May prove their foe, and with repenting hand 
Abolish his own works. This would surpass 
Common revenge, and interrupt his joy 
In our confusion, and our joy upraise 
In his disturbance; when his darling sons, 
Hurled headlong to partake with us, shall curse 
Their frail original, and faded bliss-- 
Faded so soon! Advise if this be worth 
Attempting, or to sit in darkness here 
Hatching vain empires." Thus beelzebub 
Pleaded his dev...Read More

by Milton, John
...he relents, not to blot out mankind; 
And makes a covenant never to destroy 
The earth again by flood; nor let the sea 
Surpass his bounds; nor rain to drown the world, 
With man therein or beast; but, when he brings 
Over the earth a cloud, will therein set 
His triple-coloured bow, whereon to look, 
And call to mind his covenant: Day and night,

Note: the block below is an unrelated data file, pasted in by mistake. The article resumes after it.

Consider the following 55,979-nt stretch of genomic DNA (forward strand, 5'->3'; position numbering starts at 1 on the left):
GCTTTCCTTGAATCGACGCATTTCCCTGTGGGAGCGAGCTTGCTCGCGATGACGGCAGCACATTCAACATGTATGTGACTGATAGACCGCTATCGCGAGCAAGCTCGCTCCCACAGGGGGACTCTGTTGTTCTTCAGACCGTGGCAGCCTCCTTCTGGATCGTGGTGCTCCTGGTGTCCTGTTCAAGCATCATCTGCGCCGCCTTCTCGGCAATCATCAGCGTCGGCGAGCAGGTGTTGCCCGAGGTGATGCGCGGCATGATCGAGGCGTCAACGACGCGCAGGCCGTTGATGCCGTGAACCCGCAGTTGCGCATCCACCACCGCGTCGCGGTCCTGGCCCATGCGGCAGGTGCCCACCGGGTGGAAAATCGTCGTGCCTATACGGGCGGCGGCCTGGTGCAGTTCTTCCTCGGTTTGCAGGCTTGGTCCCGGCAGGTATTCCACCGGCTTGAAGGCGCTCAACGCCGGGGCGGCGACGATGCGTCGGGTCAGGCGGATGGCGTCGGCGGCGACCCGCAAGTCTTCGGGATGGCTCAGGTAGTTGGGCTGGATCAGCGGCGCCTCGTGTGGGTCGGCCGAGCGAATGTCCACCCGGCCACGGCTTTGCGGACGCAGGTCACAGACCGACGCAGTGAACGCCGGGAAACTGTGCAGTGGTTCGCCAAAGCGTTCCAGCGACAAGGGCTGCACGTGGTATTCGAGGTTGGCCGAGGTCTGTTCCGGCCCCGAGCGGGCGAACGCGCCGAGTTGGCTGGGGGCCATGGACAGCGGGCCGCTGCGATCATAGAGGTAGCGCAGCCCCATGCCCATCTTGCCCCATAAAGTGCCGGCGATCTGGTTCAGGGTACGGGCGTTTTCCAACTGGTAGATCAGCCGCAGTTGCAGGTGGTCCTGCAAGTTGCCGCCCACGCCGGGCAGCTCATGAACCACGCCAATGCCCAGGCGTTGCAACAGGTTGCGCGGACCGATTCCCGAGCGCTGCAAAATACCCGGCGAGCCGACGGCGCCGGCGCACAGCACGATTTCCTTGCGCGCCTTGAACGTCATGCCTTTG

Seed-time and harvest, heat and hoary frost, 
Shall hold their course; till fire purge all things new, 
Both Heaven and Earth, whe...Read More

by Browning, Robert
...rage (like the throe
``That, a-work in the rock, helps its labour and lets the gold go)
``High ambition and deeds which surpass it, fame crowning them,---all
``Brought to blaze on the head of one creature---King Saul!''

X.

And lo, with that leap of my spirit,---heart, hand, harp and voice,
Each lifting Saul's name out of sorrow, each bidding rejoice
Saul's fame in the light it was made for---as when, dare I say,
The Lord's army, in rapture of service, strains through it...Read More

by McGonagall, William Topaz
...'Twas in the village of Ruily there lived a bonnie lass
With red, pouting lips which few lasses could surpass,
And her eyes were as azure the blue sky,
Which caused Donald McNeill to heave many a love sigh 

Beyond the township of Ruily she never had been,
This pretty maid with tiny feet and aged eighteen;
And when Donald would ask her to be his wife,
"No," she would say, "I'm not going to stay here all my life." 

"I'm sick of this life," she said to Do...Read More

by Chaucer, Geoffrey
...re in good estate.